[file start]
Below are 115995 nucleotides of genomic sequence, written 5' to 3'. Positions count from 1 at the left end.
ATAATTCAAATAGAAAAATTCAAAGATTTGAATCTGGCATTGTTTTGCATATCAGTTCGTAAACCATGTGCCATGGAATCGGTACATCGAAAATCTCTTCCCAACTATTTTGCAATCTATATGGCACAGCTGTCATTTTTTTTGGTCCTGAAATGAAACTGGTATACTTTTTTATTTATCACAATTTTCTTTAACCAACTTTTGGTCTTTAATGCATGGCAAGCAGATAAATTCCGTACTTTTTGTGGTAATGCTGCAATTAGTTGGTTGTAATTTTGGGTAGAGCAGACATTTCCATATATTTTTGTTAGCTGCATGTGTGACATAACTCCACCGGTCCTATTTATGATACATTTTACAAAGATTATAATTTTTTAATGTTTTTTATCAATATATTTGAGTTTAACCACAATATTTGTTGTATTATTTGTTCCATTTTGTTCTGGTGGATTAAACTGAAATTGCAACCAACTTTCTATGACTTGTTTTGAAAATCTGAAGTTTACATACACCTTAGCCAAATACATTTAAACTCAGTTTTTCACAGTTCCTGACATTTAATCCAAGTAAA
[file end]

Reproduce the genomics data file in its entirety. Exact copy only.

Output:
Below are 115995 nucleotides of genomic sequence, written 5' to 3'. Positions count from 1 at the left end.
ATAATTCAAATAGAAAAATTCAAAGATTTGAATCTGGCATTGTTTTGCATATCAGTTCGTAAACCATGTGCCATGGAATCGGTACATCGAAAATCTCTTCCCAACTATTTTGCAATCTATATGGCACAGCTGTCATTTTTTTTGGTCCTGAAATGAAACTGGTATACTTTTTTATTTATCACAATTTTCTTTAACCAACTTTTGGTCTTTAATGCATGGCAAGCAGATAAATTCCGTACTTTTTGTGGTAATGCTGCAATTAGTTGGTTGTAATTTTGGGTAGAGCAGACATTTCCATATATTTTTGTTAGCTGCATGTGTGACATAACTCCACCGGTCCTATTTATGATACATTTTACAAAGATTATAATTTTTTAATGTTTTTTATCAATATATTTGAGTTTAACCACAATATTTGTTGTATTATTTGTTCCATTTTGTTCTGGTGGATTAAACTGAAATTGCAACCAACTTTCTATGACTTGTTTTGAAAATCTGAAGTTTACATACACCTTAGCCAAATACATTTAAACTCAGTTTTTCACAGTTCCTGACATTTAATCCAAGTAAA